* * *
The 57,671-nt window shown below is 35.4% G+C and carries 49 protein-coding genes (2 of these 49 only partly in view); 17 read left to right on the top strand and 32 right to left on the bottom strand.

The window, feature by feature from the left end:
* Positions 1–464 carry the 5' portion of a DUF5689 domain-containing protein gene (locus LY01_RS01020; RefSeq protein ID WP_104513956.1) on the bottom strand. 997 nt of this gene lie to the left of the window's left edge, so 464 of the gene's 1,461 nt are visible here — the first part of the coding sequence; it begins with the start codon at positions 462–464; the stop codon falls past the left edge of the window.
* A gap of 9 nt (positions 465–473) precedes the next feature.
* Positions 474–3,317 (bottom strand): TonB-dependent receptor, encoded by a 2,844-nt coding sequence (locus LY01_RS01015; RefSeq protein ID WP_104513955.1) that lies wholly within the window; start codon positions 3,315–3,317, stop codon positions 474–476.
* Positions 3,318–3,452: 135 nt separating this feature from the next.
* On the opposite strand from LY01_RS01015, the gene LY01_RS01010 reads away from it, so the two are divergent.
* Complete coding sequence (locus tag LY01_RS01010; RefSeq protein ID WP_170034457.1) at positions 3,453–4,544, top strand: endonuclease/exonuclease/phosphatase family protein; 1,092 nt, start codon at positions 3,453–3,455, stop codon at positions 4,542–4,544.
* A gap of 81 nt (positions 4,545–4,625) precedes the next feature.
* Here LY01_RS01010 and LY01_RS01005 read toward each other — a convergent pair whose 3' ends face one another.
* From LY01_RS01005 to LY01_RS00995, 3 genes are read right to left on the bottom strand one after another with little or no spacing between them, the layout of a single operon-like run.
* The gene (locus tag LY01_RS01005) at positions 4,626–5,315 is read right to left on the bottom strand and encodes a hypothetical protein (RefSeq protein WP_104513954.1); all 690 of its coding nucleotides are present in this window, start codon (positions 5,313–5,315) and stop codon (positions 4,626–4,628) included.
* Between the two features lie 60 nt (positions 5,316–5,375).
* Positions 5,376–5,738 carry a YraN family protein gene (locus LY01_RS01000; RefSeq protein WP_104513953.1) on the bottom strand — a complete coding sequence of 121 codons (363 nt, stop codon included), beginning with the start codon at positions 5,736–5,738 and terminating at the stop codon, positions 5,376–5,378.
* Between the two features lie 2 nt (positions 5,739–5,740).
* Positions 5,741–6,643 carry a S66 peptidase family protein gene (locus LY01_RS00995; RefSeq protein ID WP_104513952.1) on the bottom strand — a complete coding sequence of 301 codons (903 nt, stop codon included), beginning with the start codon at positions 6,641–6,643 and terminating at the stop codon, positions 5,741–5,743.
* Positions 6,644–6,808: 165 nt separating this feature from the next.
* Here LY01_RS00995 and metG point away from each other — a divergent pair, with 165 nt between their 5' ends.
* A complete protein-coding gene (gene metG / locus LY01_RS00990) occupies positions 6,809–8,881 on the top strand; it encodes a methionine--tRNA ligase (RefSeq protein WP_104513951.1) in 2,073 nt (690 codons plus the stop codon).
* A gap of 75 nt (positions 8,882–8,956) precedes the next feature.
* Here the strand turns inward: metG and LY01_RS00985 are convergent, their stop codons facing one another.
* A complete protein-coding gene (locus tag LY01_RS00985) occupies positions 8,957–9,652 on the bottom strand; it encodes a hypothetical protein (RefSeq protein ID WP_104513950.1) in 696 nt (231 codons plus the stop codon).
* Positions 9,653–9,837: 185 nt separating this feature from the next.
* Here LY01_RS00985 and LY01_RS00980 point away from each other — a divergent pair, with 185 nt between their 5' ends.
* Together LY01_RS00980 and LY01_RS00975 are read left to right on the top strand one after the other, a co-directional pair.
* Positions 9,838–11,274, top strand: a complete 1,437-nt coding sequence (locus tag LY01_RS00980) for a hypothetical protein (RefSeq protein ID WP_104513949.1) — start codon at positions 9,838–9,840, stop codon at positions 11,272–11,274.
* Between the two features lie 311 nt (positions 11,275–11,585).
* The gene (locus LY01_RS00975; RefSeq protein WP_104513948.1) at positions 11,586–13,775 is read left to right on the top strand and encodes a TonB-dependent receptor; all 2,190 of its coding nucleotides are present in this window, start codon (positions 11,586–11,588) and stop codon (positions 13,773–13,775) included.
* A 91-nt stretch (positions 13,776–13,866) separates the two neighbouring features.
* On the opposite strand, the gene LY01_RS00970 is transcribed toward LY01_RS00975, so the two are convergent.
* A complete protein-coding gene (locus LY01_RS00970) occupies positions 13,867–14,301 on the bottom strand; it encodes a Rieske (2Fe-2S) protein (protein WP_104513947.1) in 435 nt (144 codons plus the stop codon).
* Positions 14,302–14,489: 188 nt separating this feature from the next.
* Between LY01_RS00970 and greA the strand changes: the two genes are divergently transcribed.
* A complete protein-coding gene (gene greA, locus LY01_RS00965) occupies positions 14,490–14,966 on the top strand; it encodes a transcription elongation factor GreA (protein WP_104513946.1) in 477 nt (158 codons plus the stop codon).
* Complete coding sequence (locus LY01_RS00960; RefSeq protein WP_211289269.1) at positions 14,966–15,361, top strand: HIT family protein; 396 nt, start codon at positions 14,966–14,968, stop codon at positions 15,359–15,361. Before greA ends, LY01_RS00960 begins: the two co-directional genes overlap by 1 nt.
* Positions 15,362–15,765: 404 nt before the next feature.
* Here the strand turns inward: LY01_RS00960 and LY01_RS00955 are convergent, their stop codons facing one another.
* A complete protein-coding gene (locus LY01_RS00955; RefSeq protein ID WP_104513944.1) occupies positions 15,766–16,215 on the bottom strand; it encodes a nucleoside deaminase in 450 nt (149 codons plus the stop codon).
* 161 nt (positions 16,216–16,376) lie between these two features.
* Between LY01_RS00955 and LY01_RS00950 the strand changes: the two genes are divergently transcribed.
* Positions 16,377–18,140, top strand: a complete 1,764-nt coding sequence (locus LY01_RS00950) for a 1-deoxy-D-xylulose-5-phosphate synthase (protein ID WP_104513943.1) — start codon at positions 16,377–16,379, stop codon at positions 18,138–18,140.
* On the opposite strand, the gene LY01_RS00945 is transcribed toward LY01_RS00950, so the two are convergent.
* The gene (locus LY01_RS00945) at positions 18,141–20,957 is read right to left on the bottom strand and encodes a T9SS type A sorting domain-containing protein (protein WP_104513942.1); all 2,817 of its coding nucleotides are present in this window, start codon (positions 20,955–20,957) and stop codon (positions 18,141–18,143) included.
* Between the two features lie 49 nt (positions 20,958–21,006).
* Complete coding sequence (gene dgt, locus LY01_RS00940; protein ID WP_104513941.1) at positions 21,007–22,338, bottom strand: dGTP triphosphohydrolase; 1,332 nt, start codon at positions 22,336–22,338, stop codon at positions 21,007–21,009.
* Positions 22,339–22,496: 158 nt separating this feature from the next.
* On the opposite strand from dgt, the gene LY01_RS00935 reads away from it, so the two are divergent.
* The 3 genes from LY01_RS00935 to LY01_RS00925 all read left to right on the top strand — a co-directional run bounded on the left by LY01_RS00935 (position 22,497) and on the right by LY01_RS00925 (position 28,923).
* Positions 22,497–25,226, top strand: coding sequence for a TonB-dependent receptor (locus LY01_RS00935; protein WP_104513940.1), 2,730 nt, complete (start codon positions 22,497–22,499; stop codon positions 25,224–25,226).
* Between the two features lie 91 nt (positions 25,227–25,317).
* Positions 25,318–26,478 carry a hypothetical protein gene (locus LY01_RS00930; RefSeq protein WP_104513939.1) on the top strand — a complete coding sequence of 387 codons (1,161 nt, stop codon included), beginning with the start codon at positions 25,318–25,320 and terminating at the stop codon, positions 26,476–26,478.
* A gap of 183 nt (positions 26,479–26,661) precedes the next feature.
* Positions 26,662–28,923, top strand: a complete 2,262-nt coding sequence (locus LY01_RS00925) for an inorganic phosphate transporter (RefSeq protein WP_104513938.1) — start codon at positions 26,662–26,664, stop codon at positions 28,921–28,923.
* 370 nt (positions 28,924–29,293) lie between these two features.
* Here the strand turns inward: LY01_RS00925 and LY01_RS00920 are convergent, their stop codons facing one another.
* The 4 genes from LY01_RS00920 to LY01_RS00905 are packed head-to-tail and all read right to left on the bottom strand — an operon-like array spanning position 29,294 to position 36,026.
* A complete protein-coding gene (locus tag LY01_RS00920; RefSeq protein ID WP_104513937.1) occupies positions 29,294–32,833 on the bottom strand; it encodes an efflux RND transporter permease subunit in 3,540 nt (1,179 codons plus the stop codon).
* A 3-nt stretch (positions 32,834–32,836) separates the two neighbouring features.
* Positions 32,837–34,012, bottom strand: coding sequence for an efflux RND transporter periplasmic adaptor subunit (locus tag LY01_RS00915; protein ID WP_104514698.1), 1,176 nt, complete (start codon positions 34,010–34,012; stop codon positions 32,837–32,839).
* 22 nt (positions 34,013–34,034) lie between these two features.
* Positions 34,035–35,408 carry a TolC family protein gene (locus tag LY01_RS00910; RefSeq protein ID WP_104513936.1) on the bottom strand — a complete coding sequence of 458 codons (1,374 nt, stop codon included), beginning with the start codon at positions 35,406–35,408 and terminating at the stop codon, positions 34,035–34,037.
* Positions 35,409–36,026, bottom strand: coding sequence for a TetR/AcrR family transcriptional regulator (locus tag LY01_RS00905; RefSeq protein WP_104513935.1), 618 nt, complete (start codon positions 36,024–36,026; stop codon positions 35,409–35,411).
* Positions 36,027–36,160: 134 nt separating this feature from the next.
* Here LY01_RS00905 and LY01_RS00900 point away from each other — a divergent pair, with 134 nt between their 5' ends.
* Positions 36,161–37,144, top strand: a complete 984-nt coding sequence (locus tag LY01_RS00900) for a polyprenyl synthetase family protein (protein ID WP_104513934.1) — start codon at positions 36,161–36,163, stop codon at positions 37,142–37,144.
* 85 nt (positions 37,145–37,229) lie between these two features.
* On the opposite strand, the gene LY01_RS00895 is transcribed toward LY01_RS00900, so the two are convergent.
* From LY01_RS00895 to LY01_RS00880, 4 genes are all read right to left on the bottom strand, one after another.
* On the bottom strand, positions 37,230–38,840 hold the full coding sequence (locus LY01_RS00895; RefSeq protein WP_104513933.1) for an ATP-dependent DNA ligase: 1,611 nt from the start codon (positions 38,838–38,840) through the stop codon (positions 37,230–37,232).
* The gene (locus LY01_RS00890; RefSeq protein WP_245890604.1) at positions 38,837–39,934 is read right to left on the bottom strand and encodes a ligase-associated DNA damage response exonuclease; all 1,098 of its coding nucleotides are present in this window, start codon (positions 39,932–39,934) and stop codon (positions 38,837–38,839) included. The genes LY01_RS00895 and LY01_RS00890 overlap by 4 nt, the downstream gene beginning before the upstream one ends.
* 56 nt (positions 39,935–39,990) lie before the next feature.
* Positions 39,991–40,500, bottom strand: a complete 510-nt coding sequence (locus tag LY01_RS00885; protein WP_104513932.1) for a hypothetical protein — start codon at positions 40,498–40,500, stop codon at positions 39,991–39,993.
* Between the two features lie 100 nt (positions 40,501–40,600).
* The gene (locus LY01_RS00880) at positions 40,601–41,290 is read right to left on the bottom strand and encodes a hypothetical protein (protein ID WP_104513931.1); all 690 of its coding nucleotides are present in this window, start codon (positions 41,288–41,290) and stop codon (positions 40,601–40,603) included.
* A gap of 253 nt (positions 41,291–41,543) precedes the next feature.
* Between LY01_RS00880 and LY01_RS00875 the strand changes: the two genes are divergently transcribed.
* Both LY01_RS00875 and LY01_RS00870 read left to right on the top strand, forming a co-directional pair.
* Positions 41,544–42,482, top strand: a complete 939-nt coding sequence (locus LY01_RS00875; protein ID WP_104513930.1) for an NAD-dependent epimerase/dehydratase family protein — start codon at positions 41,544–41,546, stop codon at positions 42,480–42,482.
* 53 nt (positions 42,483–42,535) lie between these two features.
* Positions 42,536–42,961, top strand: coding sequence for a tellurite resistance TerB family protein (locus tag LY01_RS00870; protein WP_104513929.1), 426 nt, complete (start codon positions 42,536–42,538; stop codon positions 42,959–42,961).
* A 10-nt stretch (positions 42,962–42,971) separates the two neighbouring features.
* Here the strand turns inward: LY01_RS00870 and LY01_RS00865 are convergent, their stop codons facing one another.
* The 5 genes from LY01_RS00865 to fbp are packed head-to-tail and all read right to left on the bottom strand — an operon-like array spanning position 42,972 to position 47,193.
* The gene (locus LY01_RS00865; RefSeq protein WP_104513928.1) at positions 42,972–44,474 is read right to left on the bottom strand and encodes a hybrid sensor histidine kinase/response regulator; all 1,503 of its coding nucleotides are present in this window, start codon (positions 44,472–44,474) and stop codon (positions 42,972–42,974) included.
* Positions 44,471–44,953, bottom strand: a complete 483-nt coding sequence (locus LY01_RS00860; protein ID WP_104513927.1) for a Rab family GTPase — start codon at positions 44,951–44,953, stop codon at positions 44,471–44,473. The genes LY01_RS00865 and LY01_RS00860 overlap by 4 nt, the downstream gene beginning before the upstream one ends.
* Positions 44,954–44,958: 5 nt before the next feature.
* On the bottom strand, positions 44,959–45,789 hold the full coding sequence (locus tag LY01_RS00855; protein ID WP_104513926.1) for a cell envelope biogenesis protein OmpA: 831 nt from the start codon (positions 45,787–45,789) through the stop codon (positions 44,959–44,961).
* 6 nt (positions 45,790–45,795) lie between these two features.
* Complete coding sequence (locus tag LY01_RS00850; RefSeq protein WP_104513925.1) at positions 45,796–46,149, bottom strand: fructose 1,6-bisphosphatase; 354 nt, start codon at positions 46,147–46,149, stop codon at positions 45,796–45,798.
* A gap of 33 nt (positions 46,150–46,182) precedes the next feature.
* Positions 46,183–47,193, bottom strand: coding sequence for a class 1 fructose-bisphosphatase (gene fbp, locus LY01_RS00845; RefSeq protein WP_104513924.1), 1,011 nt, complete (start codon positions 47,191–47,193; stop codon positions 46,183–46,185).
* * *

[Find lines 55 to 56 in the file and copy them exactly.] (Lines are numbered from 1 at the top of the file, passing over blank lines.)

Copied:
* Here the strand turns inward: LY01_RS00925 and LY01_RS00920 are convergent, their stop codons facing one another.
* The 4 genes from LY01_RS00920 to LY01_RS00905 are packed head-to-tail and all read right to left on the bottom strand — an operon-like array spanning position 29,294 to position 36,026.